Plant a couple of clematis on either side of the pergola and they will climb up and over the structure creating a perfect sense of seclusion. Try ‘Ernest Markham’ or ‘Mary Rose.’
Our guide on how to grow clematis has lots of info on the different types of clematis so you can ensure you choose the right one for your needs.
2. Rambling rose
A rambling rose is one of the best types of roses to cover a garden wall, fence or a shed. It has small flowers in large sprays creating a mass of color. Rambling roses only produce only one flush of flowers a year lasting a couple of weeks, usually in early summer, and they will lose their leaves in winter.
There are so many varieties to choose from. A very tall one, reaching 7.5m is ‘Belvedere,’ which has small, pale pink flowers and a pretty scent.
How can you use screening plants to create privacy in a garden?
Privacy in overlooked gardens can be achieved by introducing wood or metal arbors, a gazebo or even some simple garden arch ideas where screening plants can scramble thickly overhead. These features are readily available online or at garden centers. Then it’s just a matter of choosing a fast growing screening plant to grow over them and you could be looking at some much-needed seclusion in just one to two years.
There's plenty of inspiration in our garden arbor ideas feature to help you find the right look for your space.
What are the fastest growing screening plants?
Bamboo, honeysuckle and Golden Hop are all good choices for fast-growing screening plants. Certain types of clematis (marked Group 3 on the plant label) will cover a trellis or pergola in quick time too if you cut the ends back in early spring to encourage thicker growth.
The dos and don't of choosing the best screening plants
Some of the best screening plants can be fast growers, but they may also become invasive, so before you choose which plants are suitable for your space, check the ultimate height and spread and make sure it is right for your plot.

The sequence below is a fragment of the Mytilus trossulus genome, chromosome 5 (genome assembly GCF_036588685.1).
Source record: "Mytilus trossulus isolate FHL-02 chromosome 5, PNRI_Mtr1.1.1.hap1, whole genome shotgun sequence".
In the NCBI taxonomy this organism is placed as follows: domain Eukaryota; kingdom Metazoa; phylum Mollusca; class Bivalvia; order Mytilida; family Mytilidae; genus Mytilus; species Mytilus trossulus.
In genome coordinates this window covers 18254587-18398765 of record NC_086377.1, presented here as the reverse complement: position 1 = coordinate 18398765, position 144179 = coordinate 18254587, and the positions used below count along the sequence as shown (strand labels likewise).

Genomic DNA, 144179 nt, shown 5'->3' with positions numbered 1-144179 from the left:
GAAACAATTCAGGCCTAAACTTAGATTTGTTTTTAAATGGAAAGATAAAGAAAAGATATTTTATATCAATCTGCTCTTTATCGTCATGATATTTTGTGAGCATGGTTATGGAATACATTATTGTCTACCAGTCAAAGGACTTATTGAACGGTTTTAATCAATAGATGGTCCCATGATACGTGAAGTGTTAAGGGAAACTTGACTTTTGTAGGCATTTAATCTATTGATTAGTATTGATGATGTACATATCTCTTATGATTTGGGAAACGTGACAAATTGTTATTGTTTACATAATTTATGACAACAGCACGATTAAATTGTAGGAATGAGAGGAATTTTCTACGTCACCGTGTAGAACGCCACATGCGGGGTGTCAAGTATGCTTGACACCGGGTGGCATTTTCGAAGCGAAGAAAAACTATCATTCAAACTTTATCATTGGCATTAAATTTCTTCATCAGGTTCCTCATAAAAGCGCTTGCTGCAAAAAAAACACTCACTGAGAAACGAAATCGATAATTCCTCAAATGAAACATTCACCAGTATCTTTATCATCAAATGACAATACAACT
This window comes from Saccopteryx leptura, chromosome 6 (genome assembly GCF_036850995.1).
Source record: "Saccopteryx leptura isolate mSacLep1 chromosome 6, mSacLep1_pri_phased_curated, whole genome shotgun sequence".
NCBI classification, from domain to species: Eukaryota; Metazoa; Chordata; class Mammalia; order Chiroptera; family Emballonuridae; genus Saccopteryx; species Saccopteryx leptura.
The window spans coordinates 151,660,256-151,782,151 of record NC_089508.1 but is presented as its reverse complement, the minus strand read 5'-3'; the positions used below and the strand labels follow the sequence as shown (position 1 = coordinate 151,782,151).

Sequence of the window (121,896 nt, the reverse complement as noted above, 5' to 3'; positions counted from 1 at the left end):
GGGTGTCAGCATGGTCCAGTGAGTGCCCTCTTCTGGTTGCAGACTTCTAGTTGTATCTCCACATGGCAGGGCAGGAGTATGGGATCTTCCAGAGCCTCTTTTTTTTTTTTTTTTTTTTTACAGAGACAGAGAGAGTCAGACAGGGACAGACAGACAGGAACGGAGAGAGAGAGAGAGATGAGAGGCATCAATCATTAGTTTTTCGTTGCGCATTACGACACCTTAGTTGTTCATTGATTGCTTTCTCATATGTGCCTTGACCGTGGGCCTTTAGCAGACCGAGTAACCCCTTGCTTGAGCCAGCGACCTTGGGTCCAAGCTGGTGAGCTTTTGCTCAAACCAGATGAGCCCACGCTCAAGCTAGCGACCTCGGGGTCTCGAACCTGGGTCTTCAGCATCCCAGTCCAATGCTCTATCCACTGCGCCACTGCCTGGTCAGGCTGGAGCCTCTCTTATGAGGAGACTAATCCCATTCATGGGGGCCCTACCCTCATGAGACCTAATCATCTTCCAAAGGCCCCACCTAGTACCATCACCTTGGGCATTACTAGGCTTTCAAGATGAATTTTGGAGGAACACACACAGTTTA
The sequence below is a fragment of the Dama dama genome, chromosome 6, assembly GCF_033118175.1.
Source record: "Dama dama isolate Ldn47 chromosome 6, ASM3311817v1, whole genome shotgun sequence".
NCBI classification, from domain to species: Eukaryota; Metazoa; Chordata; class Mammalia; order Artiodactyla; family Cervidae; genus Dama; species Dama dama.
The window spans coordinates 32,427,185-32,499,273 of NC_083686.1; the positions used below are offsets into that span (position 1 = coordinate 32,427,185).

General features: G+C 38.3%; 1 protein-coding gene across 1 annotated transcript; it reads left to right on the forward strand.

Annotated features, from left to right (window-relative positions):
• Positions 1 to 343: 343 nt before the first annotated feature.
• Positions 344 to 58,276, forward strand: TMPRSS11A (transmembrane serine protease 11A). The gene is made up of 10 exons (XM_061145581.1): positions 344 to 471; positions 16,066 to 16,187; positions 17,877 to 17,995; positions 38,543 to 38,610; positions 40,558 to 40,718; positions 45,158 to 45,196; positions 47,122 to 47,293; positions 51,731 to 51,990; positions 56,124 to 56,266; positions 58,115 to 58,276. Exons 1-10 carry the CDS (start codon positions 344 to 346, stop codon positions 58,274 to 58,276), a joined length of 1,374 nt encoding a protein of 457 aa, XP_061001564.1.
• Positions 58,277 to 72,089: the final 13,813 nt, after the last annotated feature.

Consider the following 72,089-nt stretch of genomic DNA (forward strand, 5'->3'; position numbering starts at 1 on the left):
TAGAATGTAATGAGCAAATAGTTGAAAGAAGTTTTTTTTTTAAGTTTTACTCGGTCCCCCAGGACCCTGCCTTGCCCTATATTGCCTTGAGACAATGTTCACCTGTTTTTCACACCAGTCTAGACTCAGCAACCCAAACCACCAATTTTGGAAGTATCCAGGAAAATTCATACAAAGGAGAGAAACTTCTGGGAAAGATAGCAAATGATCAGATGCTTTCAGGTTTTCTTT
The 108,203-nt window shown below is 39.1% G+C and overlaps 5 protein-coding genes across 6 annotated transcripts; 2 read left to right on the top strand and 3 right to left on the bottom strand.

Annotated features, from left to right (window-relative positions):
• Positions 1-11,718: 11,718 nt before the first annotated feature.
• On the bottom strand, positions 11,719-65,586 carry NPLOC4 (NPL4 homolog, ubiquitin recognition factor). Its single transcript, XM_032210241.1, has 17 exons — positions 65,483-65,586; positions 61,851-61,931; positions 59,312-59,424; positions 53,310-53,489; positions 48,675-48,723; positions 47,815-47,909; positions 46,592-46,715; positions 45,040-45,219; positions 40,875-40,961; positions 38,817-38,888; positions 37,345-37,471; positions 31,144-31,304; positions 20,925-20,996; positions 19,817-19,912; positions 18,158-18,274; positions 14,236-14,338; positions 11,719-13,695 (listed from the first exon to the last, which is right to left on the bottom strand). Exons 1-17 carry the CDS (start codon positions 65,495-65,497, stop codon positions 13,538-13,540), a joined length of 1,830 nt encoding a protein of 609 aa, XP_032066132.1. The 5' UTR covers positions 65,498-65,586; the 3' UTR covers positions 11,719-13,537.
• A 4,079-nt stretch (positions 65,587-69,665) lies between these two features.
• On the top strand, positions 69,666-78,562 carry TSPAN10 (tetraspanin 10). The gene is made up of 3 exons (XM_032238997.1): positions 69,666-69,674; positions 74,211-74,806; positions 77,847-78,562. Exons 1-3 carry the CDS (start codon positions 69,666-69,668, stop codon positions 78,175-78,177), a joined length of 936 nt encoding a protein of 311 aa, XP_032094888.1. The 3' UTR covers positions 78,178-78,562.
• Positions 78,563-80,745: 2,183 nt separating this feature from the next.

If your aim is to create some effective privacy fence ideas and you're therefore planting near a boundary with a neighbor, avoid going for very large plants which could cause problems with invasive roots. These can block drains and soakaways, so it’s worth taking the time to ensure that your plants will not cause a dispute with anyone living next door to you.
An experienced freelance journalist, editor and columnist writing for national magazines and websites, Fiona now specialises in gardens. She enjoys finding and writing about all kinds, from the tiniest town plots to impressively designed ones in grand country houses.
Take part in the RSPB’s Big Garden Birdwatch 2023 to save our feathered friends
Gardens Watching garden visitors for just one hour in the Big Garden Birdwatch 2023 could help provide vital data to protect birds from the effects of climate change
By Jayne Dowle Published
Do you need to chit potatoes? Find out what the experts say
Grow Your Own Learn how to chit potatoes before planting them in the ground and you’ll be on your way to getting an earlier and bigger harvest
By Drew Swainston Published